Movies

Will Smith Has A Not Terribly Surprising Pick For The Worst Movie He’s Ever Made

Like any major star worth their salt, Will Smith has made choices good and bad. An unqualified success can be followed by an unmitigated disaster. In a recent interview with GQ (as caught by The Hollywood Reporter), the rapper-turned-Oscar-nominated thespian frankly discusses the highs and lows of his long career. And while his picks for favorite films are no surprise, neither is his choice for his worst.

“For the best, I think it is a tie between the first Men in Black and The Pursuit of Happyness,” Smith said. “For different reasons, those are the two almost perfect movies.” The first, of course, is a blockbuster that spawned a franchise. The second is a tense drama that netted him his second Academy Award nomination (after Ali).

As for his nadir? “Wild Wild West is just a thorn in my side,” Smith admitted, laughing. “To see myself with chaps. … I don’t like it.”

Released in 1999, Wild Wild West was the first dink in Smith’s newly shiny armor, his maiden critical and commercial flop after first becoming a big screen superstar with Independence Day, Men in Black, and Enemy of the State. The take on a long-forgotten hit TV show was supposed to be a no-brainer grand slam. It even reunited him with Men in Black director Barry Sonnenfeld. Alas, people weren’t in the mood for a bloated Western with Kenneth Branagh as a legless racist spouting slurs. Nor were they into a climactic battle with a giant robot spider.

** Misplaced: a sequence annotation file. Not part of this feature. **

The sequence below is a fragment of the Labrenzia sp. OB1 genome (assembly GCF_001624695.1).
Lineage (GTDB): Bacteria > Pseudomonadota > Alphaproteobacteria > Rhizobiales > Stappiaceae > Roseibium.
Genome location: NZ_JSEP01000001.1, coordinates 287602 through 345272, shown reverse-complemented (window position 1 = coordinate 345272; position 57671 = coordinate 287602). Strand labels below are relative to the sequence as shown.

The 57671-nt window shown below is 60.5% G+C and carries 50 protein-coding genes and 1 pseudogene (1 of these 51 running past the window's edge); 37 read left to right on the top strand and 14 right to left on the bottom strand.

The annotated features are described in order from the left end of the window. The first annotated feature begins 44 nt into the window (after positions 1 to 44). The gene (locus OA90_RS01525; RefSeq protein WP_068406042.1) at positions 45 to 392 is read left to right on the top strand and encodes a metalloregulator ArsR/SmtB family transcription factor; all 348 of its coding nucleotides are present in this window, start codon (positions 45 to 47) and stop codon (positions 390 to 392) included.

Of course, one could argue that Wild Wild West was ahead of its time, or that it paved the way for better movies about Black cowboys, like Django Unchained, the 2016 take on The Magnificent Seven, or the forthcoming Netflick The Harder They Fall. Or you could argue that it remains bad and that moviegoers of the late ’90s were right the first time.

Still, it could have been worse. Smith could have chosen Collateral Beauty, the 2016 drama in which he plays a grieving widower whose friends trick him into talking to what he believes are mystical beings…who actually are mystical beings. Or something. Now that movie is a trainwreck.

(Via THR)

×